From the increase in the women’s jail population to needles in parks to the Rail Trail, John Leopold seems to know a little something about everything. The supervisor from Santa Cruz County with the vivid blue eyes and easy-going demeanor is throwing his hat in the ring for yet another term at the helm of the First District, which covers Live Oak, Soquel, Santa Cruz Gardens and Carbonara, and runs east along Highway 17 to Old Summit Road. Leopold and an aide set up shop for an hour at Hope Church in Scotts Valley on January 22nd to engage with and answer questions from his constituents. With five challengers entering the field against the incumbent in the upcoming election, it seemed like good marketing to invite God to the table.

Leopold first snagged his supervisory seat in 2008, and was re-elected in 2012 and 2016. During that time, he’s made great strides in bettering the lives of those he serves. His webpage on the Santa Cruz County site details his work with the Redevelopment Agency, his interest in sustainability and neighborhood safety issues, and his efforts in improving public access to locales in and around the county. At this meeting, though, Leopold came prepared to address a variety of issues that he deeply cares about.

  • After having a deep discussion with the Board of Supervisors in response to women’s needs while incarcerated, Leopold worked with his cohorts to set up a task force on Justice and Gender. About 20 people from different agencies with varying specialties studied issues around incarceration and sentencing, and how to help support families and children during maternal incarceration. The result was a list of recommendations including a review of domestic violence issues, increased contact between kids and their jailed parent, and the potential for restarting the Domestic Violence Task Force after a 5-year hiatus.
  • The opening of 4-acre Chanticleer Park in Live Oak was a terrific success, and Leopold was thrilled with the reception the project received. This fully inclusive park opened to 500 people, and since its inauguration, Leopold said the facilities have been packed with children and families each day. The bike pump track there will be rebuilt in the spring, and it also features a house on the property that will be renovated and used for education around inclusivity. Leopold is a big believer in parks and open spaces; he led the effort several years ago to raise a small $9/year fee for county parks in order to reopen the parks department.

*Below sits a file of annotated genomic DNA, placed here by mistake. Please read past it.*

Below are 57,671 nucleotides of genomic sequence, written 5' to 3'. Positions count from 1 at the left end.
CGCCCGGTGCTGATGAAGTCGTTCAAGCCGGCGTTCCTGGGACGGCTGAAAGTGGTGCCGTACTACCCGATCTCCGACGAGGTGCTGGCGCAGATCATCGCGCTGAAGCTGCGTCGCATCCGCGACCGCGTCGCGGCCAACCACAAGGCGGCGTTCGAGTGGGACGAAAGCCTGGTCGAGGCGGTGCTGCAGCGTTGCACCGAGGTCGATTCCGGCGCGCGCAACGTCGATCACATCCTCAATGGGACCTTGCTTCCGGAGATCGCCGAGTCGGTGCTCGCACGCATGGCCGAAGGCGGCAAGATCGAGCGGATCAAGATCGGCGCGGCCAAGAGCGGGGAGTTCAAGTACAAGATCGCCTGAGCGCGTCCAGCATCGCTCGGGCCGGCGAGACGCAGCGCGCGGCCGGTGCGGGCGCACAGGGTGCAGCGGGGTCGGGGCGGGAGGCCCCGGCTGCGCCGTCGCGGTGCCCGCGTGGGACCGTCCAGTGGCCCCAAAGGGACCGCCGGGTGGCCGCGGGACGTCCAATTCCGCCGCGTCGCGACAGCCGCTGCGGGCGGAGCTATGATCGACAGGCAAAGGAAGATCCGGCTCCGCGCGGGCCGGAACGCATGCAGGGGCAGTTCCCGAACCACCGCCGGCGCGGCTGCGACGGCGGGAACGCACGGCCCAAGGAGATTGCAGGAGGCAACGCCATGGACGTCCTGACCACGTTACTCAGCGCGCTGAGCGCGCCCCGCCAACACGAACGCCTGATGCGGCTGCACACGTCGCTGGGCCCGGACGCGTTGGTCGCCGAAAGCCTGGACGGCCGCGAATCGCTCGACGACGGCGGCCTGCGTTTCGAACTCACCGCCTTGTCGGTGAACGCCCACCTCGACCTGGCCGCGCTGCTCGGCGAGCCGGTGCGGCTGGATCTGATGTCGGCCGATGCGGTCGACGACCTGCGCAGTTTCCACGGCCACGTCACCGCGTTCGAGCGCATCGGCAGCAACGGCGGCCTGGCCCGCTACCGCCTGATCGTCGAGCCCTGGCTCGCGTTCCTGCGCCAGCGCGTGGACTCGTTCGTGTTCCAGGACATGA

• In terms of housing, Leopold cited statistics regarding homeless individuals in Santa Cruz County from a January 2019 study. The homeless population in Santa Cruz decreased by 2%, which isn’t statistically significant, but is indicative of efforts to address the issue. An increase in rent subsidies to keep people in their homes is a big focus for Leopold—as he said, roughly 70% of the people who became homeless in Santa Cruz used to be homeowners in Santa Cruz. As Leopold said, “When you see a homeless person in Santa Cruz, they are us.” There’s also a push to require developers to include affordable housing in their upcoming projects instead of paying in lieu fees, which had previously been an option. Leopold also mentioned a change in rules to the usage of land owned by churches and schools to encourage them to utilize open land for high-density, low-income housing. 
  • Measure Z was discussed at length in the meeting. The $3M deficit in the City of Scotts Valley means that the city needs to get their financial house in order; passage of Measure Z would raise the city sales tax to 9.75%, which is equal to the Santa Cruz rate. The measure must pass in order for city services to remain viable, so it needs our support!
  • Finally, the Rail Trail was brought up, and Leopold took a moment to take a bow. “I led the effort to purchase the rail line. We’ve been talking about it for 20 years,” said Leopold. “There was a bond measure in 1990 that generated money for us to purchase the rail corridor. When I got into office, I said we should go ahead and do it—we’d been paying a negotiator for ten years. For about 20 years, we had a fight over the widening of Highway 1 versus the purchase and development of the Rail Trail. And now, it’s finally moving forward.” Leopold went into detail on the travel corridor and the type of potential equipment that will be used to transport residents and tourists alike. While the groundbreaking of a 1.3-mile portion of the trail was celebrated on January 25th, there are a lot more opportunities to celebrate the success of the project. Additional information can be found at

Leopold plans to use his experience and breadth of knowledge to win another 4-year term as District 1 Supervisor, and he welcomes you to join in his cause. For more information on learning about his platform, visit

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